Two young people left dead, 23 injured. That was the aftermath of a Toronto block party on Monday night. Understandably, the residents of that Scarborough neighbourhood are scared and nervous. “I never thought it would happen here,” is a common quote found in news stories of any homicide.
And yet, of course it can happen there. Or here, or anywhere else. Monday night’s mass shooting
didn’t produce the only homicides in Toronto this week. Another young man was shot and killed on Tuesday night, and yet another on Wednesday.
Like an old west sherriff, Toronto Mayor Rob Ford’s idea is to run them out of town. “Go somewhere else. I don’t want ’em living in the city anymore,” he said. It’s a ludicrous, simplistic solution to an issue with complex roots. Where would Ford like these gang members to go? Will spreading them out among more of Canada’s communities make anyone safer?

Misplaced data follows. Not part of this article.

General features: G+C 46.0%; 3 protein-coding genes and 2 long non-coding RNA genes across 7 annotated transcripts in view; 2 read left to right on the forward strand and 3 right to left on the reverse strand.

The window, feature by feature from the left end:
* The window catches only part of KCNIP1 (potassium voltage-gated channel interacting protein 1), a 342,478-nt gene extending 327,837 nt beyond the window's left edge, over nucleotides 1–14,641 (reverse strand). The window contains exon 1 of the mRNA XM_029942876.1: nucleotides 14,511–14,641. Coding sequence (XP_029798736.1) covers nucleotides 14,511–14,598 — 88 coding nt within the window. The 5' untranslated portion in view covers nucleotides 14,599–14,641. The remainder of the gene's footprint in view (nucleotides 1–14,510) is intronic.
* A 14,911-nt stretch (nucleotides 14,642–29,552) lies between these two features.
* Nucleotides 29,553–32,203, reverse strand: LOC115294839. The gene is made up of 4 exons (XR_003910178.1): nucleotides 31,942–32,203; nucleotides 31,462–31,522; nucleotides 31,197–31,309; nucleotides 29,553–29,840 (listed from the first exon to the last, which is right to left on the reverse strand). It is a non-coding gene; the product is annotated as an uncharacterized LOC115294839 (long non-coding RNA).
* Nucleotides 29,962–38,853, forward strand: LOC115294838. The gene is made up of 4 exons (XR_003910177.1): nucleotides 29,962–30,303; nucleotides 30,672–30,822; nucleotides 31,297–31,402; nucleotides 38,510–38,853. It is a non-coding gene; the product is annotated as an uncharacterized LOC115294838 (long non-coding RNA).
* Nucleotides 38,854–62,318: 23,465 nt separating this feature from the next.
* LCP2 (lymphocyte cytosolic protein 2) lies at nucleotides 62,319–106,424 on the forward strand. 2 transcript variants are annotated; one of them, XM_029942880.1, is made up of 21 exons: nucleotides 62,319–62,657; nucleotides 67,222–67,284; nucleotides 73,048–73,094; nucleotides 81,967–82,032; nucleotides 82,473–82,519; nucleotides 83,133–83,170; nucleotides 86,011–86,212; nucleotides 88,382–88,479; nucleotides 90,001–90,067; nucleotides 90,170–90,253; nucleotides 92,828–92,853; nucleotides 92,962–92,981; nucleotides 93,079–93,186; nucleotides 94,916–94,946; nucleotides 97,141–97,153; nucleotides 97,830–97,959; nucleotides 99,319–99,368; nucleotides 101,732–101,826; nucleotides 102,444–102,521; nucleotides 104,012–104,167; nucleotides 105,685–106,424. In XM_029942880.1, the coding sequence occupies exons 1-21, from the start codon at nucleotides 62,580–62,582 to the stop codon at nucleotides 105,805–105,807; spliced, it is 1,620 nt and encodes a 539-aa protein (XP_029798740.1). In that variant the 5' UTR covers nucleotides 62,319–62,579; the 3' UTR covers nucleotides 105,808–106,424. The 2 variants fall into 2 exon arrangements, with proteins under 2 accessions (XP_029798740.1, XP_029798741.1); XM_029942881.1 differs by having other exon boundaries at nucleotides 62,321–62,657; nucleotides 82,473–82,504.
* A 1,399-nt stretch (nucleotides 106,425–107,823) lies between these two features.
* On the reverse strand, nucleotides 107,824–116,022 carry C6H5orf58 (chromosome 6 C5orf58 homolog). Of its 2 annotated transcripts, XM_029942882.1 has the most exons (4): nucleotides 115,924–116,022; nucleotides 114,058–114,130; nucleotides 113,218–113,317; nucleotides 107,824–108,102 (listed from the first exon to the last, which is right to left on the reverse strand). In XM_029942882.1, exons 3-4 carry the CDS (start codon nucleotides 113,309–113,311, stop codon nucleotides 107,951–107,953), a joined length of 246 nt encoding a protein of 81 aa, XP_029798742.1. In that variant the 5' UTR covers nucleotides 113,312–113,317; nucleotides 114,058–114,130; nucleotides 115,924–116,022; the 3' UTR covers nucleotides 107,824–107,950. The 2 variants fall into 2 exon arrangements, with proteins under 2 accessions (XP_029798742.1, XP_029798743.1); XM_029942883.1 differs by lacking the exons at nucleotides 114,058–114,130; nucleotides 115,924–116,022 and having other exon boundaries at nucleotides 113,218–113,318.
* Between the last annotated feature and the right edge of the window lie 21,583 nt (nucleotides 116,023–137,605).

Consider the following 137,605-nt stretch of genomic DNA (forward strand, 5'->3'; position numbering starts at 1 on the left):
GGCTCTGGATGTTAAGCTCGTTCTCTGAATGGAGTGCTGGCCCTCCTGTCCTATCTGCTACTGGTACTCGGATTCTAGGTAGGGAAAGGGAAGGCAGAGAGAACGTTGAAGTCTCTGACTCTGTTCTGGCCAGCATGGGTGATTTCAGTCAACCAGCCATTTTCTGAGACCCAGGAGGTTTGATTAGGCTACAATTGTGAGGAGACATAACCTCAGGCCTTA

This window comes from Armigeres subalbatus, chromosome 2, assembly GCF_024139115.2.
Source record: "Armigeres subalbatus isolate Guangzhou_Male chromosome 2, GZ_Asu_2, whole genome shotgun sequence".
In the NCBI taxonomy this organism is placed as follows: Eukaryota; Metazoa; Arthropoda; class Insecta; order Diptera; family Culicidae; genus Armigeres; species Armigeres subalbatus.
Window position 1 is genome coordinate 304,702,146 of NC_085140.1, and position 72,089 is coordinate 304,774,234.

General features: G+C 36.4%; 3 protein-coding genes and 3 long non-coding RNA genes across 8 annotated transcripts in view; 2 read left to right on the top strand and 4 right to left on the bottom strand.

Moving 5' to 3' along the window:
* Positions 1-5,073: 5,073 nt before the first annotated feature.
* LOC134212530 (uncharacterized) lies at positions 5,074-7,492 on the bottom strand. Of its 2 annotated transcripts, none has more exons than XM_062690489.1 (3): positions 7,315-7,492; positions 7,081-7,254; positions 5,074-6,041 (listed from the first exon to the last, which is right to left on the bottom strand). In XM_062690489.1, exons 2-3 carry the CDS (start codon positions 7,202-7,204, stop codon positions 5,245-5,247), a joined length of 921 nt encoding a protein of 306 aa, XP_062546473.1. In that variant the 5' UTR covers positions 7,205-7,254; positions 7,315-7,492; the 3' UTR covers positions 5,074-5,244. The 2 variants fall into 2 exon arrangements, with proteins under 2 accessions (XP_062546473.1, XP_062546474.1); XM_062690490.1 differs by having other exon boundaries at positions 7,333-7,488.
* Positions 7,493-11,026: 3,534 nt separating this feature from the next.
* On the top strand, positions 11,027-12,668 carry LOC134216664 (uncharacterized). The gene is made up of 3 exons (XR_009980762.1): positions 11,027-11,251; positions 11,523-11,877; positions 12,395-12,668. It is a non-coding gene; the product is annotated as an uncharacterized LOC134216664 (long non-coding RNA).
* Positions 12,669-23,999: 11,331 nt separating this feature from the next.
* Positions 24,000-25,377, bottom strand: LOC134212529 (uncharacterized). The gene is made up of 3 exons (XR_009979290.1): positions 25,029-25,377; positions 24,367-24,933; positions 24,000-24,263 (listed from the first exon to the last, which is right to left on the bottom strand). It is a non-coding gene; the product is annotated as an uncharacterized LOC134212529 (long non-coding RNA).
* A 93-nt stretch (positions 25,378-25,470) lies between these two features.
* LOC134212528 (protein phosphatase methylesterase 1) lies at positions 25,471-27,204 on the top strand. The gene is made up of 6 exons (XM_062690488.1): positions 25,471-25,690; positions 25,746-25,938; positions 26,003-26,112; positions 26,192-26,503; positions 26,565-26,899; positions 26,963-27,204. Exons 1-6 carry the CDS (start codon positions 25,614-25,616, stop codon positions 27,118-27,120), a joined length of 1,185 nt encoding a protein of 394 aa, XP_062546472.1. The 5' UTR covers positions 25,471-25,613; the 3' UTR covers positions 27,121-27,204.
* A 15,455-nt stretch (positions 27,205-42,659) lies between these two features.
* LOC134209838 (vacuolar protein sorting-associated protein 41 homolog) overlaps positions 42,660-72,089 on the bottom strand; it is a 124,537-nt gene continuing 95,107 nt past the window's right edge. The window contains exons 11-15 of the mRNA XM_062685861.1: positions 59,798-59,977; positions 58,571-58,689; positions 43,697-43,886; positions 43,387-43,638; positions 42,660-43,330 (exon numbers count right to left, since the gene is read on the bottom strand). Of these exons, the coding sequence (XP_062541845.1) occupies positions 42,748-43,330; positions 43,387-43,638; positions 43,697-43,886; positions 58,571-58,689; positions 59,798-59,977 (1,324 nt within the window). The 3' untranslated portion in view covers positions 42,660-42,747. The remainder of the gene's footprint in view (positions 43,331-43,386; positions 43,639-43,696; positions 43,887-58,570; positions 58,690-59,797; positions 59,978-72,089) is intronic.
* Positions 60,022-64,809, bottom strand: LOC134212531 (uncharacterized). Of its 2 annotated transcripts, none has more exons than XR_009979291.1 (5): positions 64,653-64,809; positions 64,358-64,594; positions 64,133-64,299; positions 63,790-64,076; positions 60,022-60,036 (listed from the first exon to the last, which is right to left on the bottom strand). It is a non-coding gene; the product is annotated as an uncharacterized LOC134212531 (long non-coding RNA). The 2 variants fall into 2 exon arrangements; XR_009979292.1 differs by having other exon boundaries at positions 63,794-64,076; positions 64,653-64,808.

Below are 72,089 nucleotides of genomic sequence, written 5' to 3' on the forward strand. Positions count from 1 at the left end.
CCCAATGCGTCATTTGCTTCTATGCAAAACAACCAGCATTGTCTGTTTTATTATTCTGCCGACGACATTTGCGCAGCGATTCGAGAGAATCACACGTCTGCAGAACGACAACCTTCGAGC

There’s already a burgeoning guns and gangs problem here. In 2010, several arrests were made related to a gang known as the Illuminati Brotherhood. This week, Waterloo Regional Police put out a warning — they’re looking for a Kitchener man suspected of gun trafficking.
There is no single, simple solution to the issue of guns and gangs. It may make sense to keep violent criminals off the street longer with tougher sentencing laws, but that does nothing to prevent young people from joining gangs, acquiring guns and using them. It’s no coincidence that on a map of Toronto homicides, the richest neighbourhoods seem immune. Providing social, educational and financial opportunities to kids in low-income, at-risk neighbourhoods is less expensive than letting them flounder and then throwing them in jail.
When kids believe their best hope of a secure future is through joining a gang, it’s already too late.